We cannot see the grandparents often. How can I involve them more?
Children grow up fast, so keep grandparents up to date with news by phoning or writing often and sending regular photos. Soon your child will be able to use the phone or write letters. Record your child’s voice on tape, or make a videotape to send.
What’s a good way of dealing with interfering grandparents?
This can be difficult. Sometimes your becoming a parent is like an instant replay of your parent’s own early parenting days. Their well-meant advice can be a way of reliving their past. When they have “stepped over the line,” tell them how much you appreciate their kindness, but that you really want to do things your own way. Be clear and respectful that you are not rejecting them, and at the same time try to involve them in more neutral issues.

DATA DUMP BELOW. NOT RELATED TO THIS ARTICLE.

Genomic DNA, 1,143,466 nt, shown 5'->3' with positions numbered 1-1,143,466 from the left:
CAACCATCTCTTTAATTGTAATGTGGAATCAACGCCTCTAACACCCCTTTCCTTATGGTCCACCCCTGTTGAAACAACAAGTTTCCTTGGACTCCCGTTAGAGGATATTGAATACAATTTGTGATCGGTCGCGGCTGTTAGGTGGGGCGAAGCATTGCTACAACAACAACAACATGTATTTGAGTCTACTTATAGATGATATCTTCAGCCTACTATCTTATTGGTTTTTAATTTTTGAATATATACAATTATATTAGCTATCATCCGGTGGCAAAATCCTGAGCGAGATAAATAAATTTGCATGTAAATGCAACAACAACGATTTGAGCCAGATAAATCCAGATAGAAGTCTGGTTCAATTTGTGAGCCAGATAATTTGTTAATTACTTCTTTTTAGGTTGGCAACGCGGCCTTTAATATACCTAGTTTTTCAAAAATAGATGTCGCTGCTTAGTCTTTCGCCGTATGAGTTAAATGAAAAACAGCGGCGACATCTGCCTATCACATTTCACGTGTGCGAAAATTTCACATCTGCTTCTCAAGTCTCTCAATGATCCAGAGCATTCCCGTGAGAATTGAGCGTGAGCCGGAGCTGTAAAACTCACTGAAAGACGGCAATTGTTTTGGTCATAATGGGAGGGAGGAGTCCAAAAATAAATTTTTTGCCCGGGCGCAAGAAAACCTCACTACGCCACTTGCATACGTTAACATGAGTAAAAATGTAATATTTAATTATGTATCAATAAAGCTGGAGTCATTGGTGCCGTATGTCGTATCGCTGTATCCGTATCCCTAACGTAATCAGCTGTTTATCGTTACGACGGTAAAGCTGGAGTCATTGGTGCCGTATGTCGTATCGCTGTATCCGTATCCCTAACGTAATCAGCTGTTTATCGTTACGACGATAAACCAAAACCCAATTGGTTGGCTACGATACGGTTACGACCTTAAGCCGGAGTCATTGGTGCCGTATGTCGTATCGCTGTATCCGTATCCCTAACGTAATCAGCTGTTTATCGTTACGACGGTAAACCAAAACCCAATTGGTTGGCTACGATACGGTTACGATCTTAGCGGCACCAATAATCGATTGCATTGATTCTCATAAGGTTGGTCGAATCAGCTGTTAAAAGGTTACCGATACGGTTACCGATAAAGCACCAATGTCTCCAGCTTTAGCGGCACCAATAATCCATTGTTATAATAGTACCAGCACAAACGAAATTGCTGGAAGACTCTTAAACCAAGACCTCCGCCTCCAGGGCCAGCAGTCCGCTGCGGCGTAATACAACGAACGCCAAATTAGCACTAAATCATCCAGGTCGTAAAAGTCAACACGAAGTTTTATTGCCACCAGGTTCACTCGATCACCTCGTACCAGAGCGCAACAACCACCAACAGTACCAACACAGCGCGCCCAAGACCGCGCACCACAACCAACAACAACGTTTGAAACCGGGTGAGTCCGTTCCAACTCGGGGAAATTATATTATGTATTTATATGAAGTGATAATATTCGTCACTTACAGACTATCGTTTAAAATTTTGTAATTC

How can grandparents help?
The most precious thing grandparents can give is time to spend with your child. Even if they still work outside the home, grandparents are not under the same pressures as you are and can provide a different perspective. As a result, a child’s bond with a grandparent is often strong, special and enduring.
Brazelton, Dr. T. Berry. Touchpoints: Your Child’s Emotional and Behavioral Development. Reading, Mass.: Perseus Books, 1992
Cooper, Dr. Carol. The Baby and Child Question and Answer Book. London, England: Dorling Kindersley Book, 2000
Reisser, Dr. Paul C. Baby and Child Care. Weaton Ill.: Tyndale House Publishers, 1997
How can I encourage my child to have a good relationship with his/her grandparents?
By the time your child is 18 months, he/she can tell them about new experiences, such as events of the day. Talk to your child often about his grandparents. If ever your parents or your partner’s parents annoy you, try not to express negative thoughts in front of your child.